Meanwhile, most of the rest of the world is holding its breath, convinced that yet another military confrontation in the Middle East will have disastrous consequences, especially during such a tumultuous period in the region, including for the global economy, with energy prices already hitting new and unexpected highs. Even those regional leaders who might privately welcome a military poke in the eye for Tehran do so against the wishes of their own publics and with uncertainty as to what else might unravel in the wake of a strike.
Curiously missing in this flurry of coverage has been a more considered assessment of the internal dynamics in play for Israeli decision-makers and how those might be most effectively influenced. Too often, the calculations of Israel's leaders are depicted as if this were a collection of think-tankers and trauma victims given a very big and high-tech army to play with. Netanyahu represents the latter, guided by his "existentialist mindset" and his 101-year-old historian father. (The Atlantic's Jeffrey Goldberg drew heavily on the father-son relationship in his assessment 18 months ago that an Israeli strike on Iran was imminent.) Peter Beinart has written, "Benjamin Netanyahu has only one mode: apocalyptic." And the prime minister often depicts contemporary realities as akin to 1938.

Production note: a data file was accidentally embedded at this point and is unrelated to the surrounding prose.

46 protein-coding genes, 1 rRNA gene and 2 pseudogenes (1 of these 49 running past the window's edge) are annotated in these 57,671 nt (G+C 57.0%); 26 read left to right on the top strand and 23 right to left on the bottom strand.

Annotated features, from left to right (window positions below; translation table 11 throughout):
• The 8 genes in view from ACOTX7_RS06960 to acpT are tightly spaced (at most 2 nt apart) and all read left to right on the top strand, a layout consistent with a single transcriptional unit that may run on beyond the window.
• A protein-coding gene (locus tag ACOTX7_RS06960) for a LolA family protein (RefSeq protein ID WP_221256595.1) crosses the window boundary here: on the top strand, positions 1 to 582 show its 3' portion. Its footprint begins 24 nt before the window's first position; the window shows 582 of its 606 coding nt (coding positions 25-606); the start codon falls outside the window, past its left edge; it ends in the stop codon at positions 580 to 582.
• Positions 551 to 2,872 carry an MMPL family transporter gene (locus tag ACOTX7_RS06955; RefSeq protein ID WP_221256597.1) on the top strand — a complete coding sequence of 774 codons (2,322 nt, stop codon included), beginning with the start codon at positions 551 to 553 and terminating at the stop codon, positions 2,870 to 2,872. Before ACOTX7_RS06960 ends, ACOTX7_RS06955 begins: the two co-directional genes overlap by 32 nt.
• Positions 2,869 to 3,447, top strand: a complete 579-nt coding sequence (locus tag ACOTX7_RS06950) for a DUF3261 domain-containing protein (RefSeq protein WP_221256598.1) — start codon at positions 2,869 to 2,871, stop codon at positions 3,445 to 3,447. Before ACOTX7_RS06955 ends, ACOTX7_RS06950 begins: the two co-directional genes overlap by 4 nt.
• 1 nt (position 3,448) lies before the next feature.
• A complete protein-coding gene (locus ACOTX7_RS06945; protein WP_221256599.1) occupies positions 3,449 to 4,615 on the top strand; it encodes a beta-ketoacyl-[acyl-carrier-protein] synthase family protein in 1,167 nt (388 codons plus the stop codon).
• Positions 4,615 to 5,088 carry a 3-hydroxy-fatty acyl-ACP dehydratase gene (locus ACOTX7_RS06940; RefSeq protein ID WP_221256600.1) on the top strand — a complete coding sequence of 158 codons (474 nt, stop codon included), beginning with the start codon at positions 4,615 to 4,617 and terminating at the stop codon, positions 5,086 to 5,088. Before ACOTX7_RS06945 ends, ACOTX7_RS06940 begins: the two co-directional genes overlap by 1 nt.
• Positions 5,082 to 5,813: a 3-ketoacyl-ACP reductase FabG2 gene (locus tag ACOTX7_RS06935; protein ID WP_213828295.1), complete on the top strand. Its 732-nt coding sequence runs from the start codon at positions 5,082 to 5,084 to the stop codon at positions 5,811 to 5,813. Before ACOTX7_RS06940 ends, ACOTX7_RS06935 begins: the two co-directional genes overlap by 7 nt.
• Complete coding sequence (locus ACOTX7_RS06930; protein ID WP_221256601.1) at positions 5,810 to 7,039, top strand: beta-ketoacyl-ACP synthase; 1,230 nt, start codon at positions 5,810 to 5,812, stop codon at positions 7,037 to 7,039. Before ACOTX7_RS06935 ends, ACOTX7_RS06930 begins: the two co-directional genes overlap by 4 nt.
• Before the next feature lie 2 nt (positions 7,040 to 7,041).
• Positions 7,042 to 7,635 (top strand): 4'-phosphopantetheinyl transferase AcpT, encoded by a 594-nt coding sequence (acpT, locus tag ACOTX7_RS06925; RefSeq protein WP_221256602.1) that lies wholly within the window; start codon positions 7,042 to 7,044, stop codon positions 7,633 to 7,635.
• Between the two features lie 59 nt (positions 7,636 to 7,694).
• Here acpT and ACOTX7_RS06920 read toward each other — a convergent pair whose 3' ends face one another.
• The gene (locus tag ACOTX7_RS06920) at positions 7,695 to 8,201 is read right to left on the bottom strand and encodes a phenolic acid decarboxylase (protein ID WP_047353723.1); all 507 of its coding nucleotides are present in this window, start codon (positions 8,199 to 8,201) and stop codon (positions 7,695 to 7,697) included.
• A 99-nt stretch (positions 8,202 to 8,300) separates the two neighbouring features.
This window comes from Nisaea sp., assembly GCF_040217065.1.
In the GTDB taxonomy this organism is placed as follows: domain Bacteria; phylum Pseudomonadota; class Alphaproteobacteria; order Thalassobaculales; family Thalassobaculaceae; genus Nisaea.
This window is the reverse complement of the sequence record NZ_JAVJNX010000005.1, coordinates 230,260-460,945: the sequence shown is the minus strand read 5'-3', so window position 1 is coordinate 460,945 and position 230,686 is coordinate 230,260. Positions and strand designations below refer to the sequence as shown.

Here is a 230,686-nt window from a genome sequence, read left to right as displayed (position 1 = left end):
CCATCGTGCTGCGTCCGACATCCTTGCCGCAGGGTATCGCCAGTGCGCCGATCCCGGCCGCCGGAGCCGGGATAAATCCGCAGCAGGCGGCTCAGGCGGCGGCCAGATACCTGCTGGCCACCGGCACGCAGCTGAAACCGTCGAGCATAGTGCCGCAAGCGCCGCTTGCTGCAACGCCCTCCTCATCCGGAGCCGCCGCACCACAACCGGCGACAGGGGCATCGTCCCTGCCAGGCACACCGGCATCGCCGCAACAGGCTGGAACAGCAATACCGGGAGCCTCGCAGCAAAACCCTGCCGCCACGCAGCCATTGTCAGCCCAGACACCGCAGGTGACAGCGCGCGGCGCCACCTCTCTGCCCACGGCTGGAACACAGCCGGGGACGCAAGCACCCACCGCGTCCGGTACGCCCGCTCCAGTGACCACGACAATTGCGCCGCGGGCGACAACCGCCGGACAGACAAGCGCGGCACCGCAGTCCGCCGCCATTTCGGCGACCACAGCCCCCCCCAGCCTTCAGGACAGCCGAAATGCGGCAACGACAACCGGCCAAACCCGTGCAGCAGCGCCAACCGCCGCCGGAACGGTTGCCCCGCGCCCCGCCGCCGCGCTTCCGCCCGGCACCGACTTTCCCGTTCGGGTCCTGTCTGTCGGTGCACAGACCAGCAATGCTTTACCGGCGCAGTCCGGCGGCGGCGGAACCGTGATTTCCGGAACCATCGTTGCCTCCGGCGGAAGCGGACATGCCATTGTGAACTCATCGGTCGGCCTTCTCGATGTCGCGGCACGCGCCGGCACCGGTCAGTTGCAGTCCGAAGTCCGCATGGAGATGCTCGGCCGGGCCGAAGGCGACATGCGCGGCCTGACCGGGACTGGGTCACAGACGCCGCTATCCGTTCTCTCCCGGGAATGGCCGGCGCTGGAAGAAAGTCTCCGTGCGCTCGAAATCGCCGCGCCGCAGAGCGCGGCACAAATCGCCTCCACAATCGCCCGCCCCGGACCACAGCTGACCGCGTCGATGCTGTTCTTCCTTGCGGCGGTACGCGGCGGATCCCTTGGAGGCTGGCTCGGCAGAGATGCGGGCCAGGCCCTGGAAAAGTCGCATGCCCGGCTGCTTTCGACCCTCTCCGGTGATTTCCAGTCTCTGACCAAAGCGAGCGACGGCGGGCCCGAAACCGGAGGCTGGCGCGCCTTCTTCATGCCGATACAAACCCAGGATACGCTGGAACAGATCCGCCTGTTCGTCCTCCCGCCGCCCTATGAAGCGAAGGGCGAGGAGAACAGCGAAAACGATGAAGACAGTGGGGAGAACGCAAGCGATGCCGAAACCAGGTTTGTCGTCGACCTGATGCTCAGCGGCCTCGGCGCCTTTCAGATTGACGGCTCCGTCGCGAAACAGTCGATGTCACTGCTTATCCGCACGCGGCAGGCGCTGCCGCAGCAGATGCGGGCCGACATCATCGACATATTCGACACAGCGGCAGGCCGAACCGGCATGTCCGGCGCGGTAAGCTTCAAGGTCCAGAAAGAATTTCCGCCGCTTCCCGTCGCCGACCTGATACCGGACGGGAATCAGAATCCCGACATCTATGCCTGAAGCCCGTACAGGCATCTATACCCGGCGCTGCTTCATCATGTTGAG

In Shalom Auslander's new novel, Hope: A Tragedy, the lead protagonist, Solomon Kugel, discovers a living and elderly Anne Frank in his attic, at one level seemingly a metaphor for the identity politics of contemporary American Jewry -- we all carry Anne Frank around with us in our heads. Bibi Netanyahu can sometimes sound like an Israeli version of Solomon Kugel, the difference being that in the Israeli "attic" we keep both Anne Frank and the Israel Defense Forces (IDF), the two apparently merging when it comes to the prime minister's depiction of the threat posed by Iran and how it should be handled.
Israeli Defense Minister Ehud Barak, by contrast, is portrayed as the rational, calculating calibrator of the "zone of immunity" when it comes to Iranian technical progress on the nuclear front and the precision of Israeli bombing thereof. When Israeli journalist Ronen Bergman, in a lengthy and splashy New York Times Magazine essay, answered in the affirmative his own question of whether Israel would attack Iran, his assessment relied overwhelmingly on conversations with Barak.
The case for the likelihood of an Israeli strike on Iran largely rests on these twin pillars: Bibi's sense of existential danger and Barak's calculating military mind. But though it is not unreasonable to suggest that historically driven angst and national security considerations will factor significantly in Israeli decision-making, it is wholly misleading to ignore and factor out of the equation Israeli politics, as is consistently the case in media coverage.
Netanyahu operates in a highly political environment. Israel is a rambunctious (though certainly imperfect) democracy, in which reelection is a matter of more than passing interest for any prime minister. While Defense Minister Barak may be a serial risk-taker whose days of electoral viability are behind him, those things are certainly not true of Netanyahu. Bibi has served twice so far as Israel's prime minister and is close to becoming the second-longest-serving PM in Israel's history.